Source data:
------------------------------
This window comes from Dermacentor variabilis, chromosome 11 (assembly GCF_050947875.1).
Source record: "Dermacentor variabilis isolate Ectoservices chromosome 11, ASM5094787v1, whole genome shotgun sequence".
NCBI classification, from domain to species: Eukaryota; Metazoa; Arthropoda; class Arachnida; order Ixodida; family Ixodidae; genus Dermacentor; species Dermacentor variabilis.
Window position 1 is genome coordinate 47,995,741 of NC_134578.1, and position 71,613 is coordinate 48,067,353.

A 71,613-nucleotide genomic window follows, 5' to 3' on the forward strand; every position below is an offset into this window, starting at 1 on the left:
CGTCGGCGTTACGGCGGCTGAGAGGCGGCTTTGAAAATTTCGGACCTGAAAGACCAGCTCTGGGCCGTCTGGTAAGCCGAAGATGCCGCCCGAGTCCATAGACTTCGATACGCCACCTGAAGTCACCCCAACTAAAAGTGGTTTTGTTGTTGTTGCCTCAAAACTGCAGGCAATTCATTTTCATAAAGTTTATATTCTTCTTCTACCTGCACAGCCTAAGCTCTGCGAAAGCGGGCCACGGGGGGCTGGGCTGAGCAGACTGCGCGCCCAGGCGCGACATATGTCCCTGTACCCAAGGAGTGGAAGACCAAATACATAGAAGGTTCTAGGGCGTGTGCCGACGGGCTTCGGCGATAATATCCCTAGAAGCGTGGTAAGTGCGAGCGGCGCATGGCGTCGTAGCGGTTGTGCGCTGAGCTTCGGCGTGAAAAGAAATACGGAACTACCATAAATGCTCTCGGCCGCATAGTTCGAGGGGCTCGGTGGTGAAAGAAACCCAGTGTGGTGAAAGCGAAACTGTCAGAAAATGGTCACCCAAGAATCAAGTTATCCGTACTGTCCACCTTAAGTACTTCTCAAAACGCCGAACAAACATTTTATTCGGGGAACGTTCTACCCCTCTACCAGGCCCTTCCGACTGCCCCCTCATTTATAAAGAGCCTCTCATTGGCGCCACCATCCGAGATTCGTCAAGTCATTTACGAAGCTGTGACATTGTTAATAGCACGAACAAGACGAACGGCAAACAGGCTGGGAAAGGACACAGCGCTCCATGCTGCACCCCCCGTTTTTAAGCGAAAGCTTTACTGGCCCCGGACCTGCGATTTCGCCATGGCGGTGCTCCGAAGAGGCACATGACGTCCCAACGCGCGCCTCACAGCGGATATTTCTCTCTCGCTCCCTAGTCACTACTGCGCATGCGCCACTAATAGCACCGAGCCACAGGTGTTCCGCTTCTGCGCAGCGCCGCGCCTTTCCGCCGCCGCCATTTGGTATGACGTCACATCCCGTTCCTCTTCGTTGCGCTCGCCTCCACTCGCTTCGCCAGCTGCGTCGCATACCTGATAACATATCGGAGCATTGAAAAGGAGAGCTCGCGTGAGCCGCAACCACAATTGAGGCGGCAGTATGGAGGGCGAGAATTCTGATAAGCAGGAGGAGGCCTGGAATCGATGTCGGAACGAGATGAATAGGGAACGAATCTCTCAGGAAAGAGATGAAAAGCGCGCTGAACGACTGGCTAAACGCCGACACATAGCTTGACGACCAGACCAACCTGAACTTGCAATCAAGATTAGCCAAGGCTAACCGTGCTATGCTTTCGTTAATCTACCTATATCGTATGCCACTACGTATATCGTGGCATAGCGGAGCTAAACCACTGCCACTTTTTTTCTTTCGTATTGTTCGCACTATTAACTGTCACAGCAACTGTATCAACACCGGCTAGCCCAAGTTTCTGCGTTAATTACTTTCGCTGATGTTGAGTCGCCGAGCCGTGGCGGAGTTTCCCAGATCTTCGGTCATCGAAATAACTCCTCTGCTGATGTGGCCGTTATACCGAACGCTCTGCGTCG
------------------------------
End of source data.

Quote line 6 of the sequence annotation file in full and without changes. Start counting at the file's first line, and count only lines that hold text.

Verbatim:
CGTCGGCGTTACGGCGGCTGAGAGGCGGCTTTGAAAATTTCGGACCTGAAAGACCAGCTCTGGGCCGTCTGGTAAGCCGAAGATGCCGCCCGAGTCCATAGACTTCGATACGCCACCTGAAGTCACCCCAACTAAAAGTGGTTTTGTTGTTGTTGCCTCAAAACTGCAGGCAATTCATTTTCATAAAGTTTATATTCTTCTTCTACCTGCACAGCCTAAGCTCTGCGAAAGCGGGCCACGGGGGGCTGGGCTGAGCAGACTGCGCGCCCAGGCGCGACATATGTCCCTGTACCCAAGGAGTGGAAGACCAAATACATAGAAGGTTCTAGGGCGTGTGCCGACGGGCTTCGGCGATAATATCCCTAGAAGCGTGGTAAGTGCGAGCGGCGCATGGCGTCGTAGCGGTTGTGCGCTGAGCTTCGGCGTGAAAAGAAATACGGAACTACCATAAATGCTCTCGGCCGCATAGTTCGAGGGGCTCGGTGGTGAAAGAAACCCAGTGTGGTGAAAGCGAAACTGTCAGAAAATGGTCACCCAAGAATCAAGTTATCCGTACTGTCCACCTTAAGTACTTCTCAAAACGCCGAACAAACATTTTATTCGGGGAACGTTCTACCCCTCTACCAGGCCCTTCCGACTGCCCCCTCATTTATAAAGAGCCTCTCATTGGCGCCACCATCCGAGATTCGTCAAGTCATTTACGAAGCTGTGACATTGTTAATAGCACGAACAAGACGAACGGCAAACAGGCTGGGAAAGGACACAGCGCTCCATGCTGCACCCCCCGTTTTTAAGCGAAAGCTTTACTGGCCCCGGACCTGCGATTTCGCCATGGCGGTGCTCCGAAGAGGCACATGACGTCCCAACGCGCGCCTCACAGCGGATATTTCTCTCTCGCTCCCTAGTCACTACTGCGCATGCGCCACTAATAGCACCGAGCCACAGGTGTTCCGCTTCTGCGCAGCGCCGCGCCTTTCCGCCGCCGCCATTTGGTATGACGTCACATCCCGTTCCTCTTCGTTGCGCTCGCCTCCACTCGCTTCGCCAGCTGCGTCGCATACCTGATAACATATCGGAGCATTGAAAAGGAGAGCTCGCGTGAGCCGCAACCACAATTGAGGCGGCAGTATGGAGGGCGAGAATTCTGATAAGCAGGAGGAGGCCTGGAATCGATGTCGGAACGAGATGAATAGGGAACGAATCTCTCAGGAAAGAGATGAAAAGCGCGCTGAACGACTGGCTAAACGCCGACACATAGCTTGACGACCAGACCAACCTGAACTTGCAATCAAGATTAGCCAAGGCTAACCGTGCTATGCTTTCGTTAATCTACCTATATCGTATGCCACTACGTATATCGTGGCATAGCGGAGCTAAACCACTGCCACTTTTTTTCTTTCGTATTGTTCGCACTATTAACTGTCACAGCAACTGTATCAACACCGGCTAGCCCAAGTTTCTGCGTTAATTACTTTCGCTGATGTTGAGTCGCCGAGCCGTGGCGGAGTTTCCCAGATCTTCGGTCATCGAAATAACTCCTCTGCTGATGTGGCCGTTATACCGAACGCTCTGCGTCG